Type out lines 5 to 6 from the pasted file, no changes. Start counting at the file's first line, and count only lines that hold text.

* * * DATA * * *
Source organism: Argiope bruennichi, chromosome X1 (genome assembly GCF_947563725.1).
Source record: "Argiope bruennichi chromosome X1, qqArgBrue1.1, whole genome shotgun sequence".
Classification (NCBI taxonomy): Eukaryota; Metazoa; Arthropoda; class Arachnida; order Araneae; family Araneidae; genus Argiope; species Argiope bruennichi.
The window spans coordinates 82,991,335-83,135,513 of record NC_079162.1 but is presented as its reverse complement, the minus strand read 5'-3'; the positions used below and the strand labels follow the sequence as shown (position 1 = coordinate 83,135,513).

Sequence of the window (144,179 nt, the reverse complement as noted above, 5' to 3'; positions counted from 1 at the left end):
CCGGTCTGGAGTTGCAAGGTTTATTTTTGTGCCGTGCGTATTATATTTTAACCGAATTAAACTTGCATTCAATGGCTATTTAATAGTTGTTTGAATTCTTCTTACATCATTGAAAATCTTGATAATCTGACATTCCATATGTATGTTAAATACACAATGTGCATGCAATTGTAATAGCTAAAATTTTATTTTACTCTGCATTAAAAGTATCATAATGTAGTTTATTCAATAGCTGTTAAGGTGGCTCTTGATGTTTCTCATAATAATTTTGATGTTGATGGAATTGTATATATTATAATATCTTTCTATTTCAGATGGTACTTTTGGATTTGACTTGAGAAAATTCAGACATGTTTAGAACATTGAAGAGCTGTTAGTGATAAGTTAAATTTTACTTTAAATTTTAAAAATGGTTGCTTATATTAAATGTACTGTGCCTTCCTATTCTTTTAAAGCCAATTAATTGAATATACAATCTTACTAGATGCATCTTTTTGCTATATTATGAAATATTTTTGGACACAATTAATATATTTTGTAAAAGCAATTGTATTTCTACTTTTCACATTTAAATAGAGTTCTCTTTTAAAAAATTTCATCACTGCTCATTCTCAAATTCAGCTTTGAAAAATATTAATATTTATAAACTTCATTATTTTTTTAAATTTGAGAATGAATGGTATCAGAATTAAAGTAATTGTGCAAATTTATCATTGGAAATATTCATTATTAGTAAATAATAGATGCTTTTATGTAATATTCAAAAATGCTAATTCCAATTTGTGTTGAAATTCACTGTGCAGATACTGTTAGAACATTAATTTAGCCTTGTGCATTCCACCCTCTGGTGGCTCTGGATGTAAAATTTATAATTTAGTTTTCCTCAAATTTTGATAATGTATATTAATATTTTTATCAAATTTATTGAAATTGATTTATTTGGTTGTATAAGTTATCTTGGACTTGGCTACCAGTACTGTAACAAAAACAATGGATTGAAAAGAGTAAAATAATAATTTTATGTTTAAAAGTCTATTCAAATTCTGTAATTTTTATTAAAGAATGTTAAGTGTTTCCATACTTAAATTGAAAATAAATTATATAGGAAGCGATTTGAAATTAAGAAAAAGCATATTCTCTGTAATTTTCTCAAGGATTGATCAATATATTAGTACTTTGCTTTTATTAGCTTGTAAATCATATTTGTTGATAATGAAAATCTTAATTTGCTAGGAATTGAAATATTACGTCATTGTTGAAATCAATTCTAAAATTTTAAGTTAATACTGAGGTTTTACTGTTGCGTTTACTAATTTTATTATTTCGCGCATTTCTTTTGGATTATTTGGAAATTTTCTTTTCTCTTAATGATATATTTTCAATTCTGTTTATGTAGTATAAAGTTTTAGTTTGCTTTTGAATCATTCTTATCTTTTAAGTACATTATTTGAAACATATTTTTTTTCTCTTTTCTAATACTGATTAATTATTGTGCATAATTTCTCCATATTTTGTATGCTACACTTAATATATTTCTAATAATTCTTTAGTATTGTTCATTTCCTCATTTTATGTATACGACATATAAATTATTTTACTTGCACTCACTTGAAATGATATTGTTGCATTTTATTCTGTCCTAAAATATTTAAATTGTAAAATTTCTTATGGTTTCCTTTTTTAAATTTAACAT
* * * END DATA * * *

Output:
Sequence of the window (144,179 nt, the reverse complement as noted above, 5' to 3'; positions counted from 1 at the left end):
CCGGTCTGGAGTTGCAAGGTTTATTTTTGTGCCGTGCGTATTATATTTTAACCGAATTAAACTTGCATTCAATGGCTATTTAATAGTTGTTTGAATTCTTCTTACATCATTGAAAATCTTGATAATCTGACATTCCATATGTATGTTAAATACACAATGTGCATGCAATTGTAATAGCTAAAATTTTATTTTACTCTGCATTAAAAGTATCATAATGTAGTTTATTCAATAGCTGTTAAGGTGGCTCTTGATGTTTCTCATAATAATTTTGATGTTGATGGAATTGTATATATTATAATATCTTTCTATTTCAGATGGTACTTTTGGATTTGACTTGAGAAAATTCAGACATGTTTAGAACATTGAAGAGCTGTTAGTGATAAGTTAAATTTTACTTTAAATTTTAAAAATGGTTGCTTATATTAAATGTACTGTGCCTTCCTATTCTTTTAAAGCCAATTAATTGAATATACAATCTTACTAGATGCATCTTTTTGCTATATTATGAAATATTTTTGGACACAATTAATATATTTTGTAAAAGCAATTGTATTTCTACTTTTCACATTTAAATAGAGTTCTCTTTTAAAAAATTTCATCACTGCTCATTCTCAAATTCAGCTTTGAAAAATATTAATATTTATAAACTTCATTATTTTTTTAAATTTGAGAATGAATGGTATCAGAATTAAAGTAATTGTGCAAATTTATCATTGGAAATATTCATTATTAGTAAATAATAGATGCTTTTATGTAATATTCAAAAATGCTAATTCCAATTTGTGTTGAAATTCACTGTGCAGATACTGTTAGAACATTAATTTAGCCTTGTGCATTCCACCCTCTGGTGGCTCTGGATGTAAAATTTATAATTTAGTTTTCCTCAAATTTTGATAATGTATATTAATATTTTTATCAAATTTATTGAAATTGATTTATTTGGTTGTATAAGTTATCTTGGACTTGGCTACCAGTACTGTAACAAAAACAATGGATTGAAAAGAGTAAAATAATAATTTTATGTTTAAAAGTCTATTCAAATTCTGTAATTTTTATTAAAGAATGTTAAGTGTTTCCATACTTAAATTGAAAATAAATTATATAGGAAGCGATTTGAAATTAAGAAAAAGCATATTCTCTGTAATTTTCTCAAGGATTGATCAATATATTAGTACTTTGCTTTTATTAGCTTGTAAATCATATTTGTTGATAATGAAAATCTTAATTTGCTAGGAATTGAAATATTACGTCATTGTTGAAATCAATTCTAAAATTTTAAGTTAATACTGAGGTTTTACTGTTGCGTTTACTAATTTTATTATTTCGCGCATTTCTTTTGGATTATTTGGAAATTTTCTTTTCTCTTAATGATATATTTTCAATTCTGTTTATGTAGTATAAAGTTTTAGTTTGCTTTTGAATCATTCTTATCTTTTAAGTACATTATTTGAAACATATTTTTTTTCTCTTTTCTAATACTGATTAATTATTGTGCATAATTTCTCCATATTTTGTATGCTACACTTAATATATTTCTAATAATTCTTTAGTATTGTTCATTTCCTCATTTTATGTATACGACATATAAATTATTTTACTTGCACTCACTTGAAATGATATTGTTGCATTTTATTCTGTCCTAAAATATTTAAATTGTAAAATTTCTTATGGTTTCCTTTTTTAAATTTAACAT